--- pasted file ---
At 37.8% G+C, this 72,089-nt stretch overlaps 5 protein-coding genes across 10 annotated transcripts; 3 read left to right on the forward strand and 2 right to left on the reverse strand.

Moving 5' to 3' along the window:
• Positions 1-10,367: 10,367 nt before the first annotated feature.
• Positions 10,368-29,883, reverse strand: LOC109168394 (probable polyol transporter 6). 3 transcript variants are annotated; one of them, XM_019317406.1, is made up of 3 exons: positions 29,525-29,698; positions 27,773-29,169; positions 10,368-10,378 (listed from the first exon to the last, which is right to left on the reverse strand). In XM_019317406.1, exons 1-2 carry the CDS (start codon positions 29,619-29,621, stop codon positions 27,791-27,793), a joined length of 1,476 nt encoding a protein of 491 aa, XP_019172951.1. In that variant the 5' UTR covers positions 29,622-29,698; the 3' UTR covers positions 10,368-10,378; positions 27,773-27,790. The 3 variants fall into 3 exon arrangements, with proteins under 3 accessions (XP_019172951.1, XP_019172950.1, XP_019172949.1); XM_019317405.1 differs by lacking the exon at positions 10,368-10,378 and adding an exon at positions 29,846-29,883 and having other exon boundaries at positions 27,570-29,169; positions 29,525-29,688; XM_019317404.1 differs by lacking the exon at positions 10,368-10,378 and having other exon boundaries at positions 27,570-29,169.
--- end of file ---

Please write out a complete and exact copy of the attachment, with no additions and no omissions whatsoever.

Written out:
At 37.8% G+C, this 72,089-nt stretch overlaps 5 protein-coding genes across 10 annotated transcripts; 3 read left to right on the forward strand and 2 right to left on the reverse strand.

Moving 5' to 3' along the window:
• Positions 1-10,367: 10,367 nt before the first annotated feature.
• Positions 10,368-29,883, reverse strand: LOC109168394 (probable polyol transporter 6). 3 transcript variants are annotated; one of them, XM_019317406.1, is made up of 3 exons: positions 29,525-29,698; positions 27,773-29,169; positions 10,368-10,378 (listed from the first exon to the last, which is right to left on the reverse strand). In XM_019317406.1, exons 1-2 carry the CDS (start codon positions 29,619-29,621, stop codon positions 27,791-27,793), a joined length of 1,476 nt encoding a protein of 491 aa, XP_019172951.1. In that variant the 5' UTR covers positions 29,622-29,698; the 3' UTR covers positions 10,368-10,378; positions 27,773-27,790. The 3 variants fall into 3 exon arrangements, with proteins under 3 accessions (XP_019172951.1, XP_019172950.1, XP_019172949.1); XM_019317405.1 differs by lacking the exon at positions 10,368-10,378 and adding an exon at positions 29,846-29,883 and having other exon boundaries at positions 27,570-29,169; positions 29,525-29,688; XM_019317404.1 differs by lacking the exon at positions 10,368-10,378 and having other exon boundaries at positions 27,570-29,169.